But the reality is, it’s really hard to get people to change their behaviors.
So instead of getting people to change, we’re trying to go where people already are in their existing streams of behavior, showing them our DoneGood approved brands [where they already browse online].
Ask: Where are the folks you’re looking connect with? Rather than creating a new stream [and asking people to drastically change their behaviors], how can you go hang out where [they already are]?
Make things as easy as possible for people, and don't ask for too much. We're all strapped for time.
Sometimes, we talk about wishing people would care more. I think people care quite a bit. What we have to ask is how can we [make doing good easier and simpler] to help people turn their care into action?"
Today, eco-conscious shopping may not necessarily be eco-friendly if done en masse, because most eco-oriented companies still have some level of environmental impact - just less so than conventional brands do.
What is your top recommendation for the consumer who really wants to really minimize his/her environmental impact with their shopping choices?
"There’s always environmental footprint in making new things. For the longest time, I didn't want to be a part of the game at all. Because you never know what’s in the [complex] supply chains of most companies - a lot of them don't even know themselves.
But as I met more of these DoneGood partner companies, [I realized how much our support for purpose-driven companies matters].
We’ve got a company called Krochet Kids, started by Co-Founders who taught themselves how to crochet. They went to do some service work at a refugee camp in Uganda and started teaching people there how to crochet. Then, they turned that into business; now have 130 people there earning 10x the average wages for those regions for themselves; and have also been investing in those communities for long term development.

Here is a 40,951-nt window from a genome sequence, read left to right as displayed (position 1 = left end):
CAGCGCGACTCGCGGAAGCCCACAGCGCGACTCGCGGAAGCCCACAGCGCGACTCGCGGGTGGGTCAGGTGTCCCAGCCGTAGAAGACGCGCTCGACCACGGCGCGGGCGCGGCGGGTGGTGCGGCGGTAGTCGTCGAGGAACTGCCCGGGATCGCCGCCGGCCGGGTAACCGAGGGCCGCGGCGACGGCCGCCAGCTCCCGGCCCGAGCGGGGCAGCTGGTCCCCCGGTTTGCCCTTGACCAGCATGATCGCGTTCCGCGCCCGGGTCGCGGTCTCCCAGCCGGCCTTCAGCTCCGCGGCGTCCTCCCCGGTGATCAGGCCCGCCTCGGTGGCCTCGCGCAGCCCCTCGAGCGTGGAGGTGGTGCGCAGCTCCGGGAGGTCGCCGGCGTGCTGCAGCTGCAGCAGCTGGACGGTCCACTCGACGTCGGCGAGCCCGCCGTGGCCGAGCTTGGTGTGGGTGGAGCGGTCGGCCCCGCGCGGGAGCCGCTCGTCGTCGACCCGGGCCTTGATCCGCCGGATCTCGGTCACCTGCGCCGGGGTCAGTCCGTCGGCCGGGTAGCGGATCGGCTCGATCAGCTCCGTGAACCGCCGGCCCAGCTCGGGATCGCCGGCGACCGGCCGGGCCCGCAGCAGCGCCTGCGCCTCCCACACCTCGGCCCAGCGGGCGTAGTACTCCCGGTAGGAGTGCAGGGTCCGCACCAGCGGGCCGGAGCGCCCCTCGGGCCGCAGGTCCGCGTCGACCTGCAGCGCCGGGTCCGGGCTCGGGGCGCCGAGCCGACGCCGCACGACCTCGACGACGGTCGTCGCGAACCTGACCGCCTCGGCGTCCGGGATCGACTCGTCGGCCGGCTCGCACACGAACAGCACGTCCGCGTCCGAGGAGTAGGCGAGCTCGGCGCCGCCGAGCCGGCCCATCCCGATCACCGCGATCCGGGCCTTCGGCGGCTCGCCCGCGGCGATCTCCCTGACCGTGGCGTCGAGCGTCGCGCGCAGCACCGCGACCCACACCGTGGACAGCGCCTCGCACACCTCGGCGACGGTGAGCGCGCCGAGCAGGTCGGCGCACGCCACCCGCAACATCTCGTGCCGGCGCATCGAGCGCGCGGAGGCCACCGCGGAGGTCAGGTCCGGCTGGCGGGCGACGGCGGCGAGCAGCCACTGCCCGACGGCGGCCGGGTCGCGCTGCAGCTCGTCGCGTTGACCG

They have a mantra:
'It’s not about how people survive in my presence, it’s about how they thrive in my absence.'
If we want to create a more just economy, then we have to support companies that are doing things differently.
For me, it’s no longer trying to not buy anything. It’s trying to buy consciously and thoughtfully, and buying meaningful things - gifts that have really positive stories behind them. It’s a mix of buying second hand, buying less, patching up old things, and also supporting these companies that I want to see succeed.
I don’t want to be part of the conveyer belt, just doing what the media tells me [to buy this, buy that], continuing the churn. I want to be mindful of my impacts and fully aware of what my choices mean.
[When you buy less, buy better], you’re buying things you actually need; you’re proving business can be a force of good in the world; and you'd also keep these meaningful products that you care deeply for around for longer."
Check out ShopForGoodSunday.com, a new initiative to help us shop better and more meaningfully at a time when huge discounts from conventional stores may lure us into making lots of otherwise impulsive purchase decisions.
And, download the DoneGood Google Chrome extension that can help you effortlessly shop better.
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Words of wisdom shared by Cullen Schwarz, Co-Founder of DoneGood; heart to heart conducted by Kaméa Chayne, eco-creative and Duke-certified health coach @kameachayne.